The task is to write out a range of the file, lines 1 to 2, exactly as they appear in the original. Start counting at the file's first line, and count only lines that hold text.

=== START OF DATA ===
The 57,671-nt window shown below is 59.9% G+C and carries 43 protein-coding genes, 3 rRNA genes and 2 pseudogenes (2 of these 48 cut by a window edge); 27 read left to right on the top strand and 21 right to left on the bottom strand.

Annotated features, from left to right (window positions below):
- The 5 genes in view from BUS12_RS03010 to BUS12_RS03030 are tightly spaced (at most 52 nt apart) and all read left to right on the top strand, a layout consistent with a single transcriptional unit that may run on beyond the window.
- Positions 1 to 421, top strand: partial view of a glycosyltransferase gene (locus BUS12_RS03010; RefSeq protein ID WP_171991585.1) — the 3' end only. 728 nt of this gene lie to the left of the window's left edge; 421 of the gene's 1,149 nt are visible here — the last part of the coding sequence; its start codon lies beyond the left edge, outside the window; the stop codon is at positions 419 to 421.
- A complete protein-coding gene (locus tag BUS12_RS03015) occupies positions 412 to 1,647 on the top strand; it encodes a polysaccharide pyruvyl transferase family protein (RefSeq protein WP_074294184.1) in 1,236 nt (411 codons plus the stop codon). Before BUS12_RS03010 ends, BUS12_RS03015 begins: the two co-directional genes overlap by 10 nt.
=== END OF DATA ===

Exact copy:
The 57,671-nt window shown below is 59.9% G+C and carries 43 protein-coding genes, 3 rRNA genes and 2 pseudogenes (2 of these 48 cut by a window edge); 27 read left to right on the top strand and 21 right to left on the bottom strand.

Annotated features, from left to right (window positions below):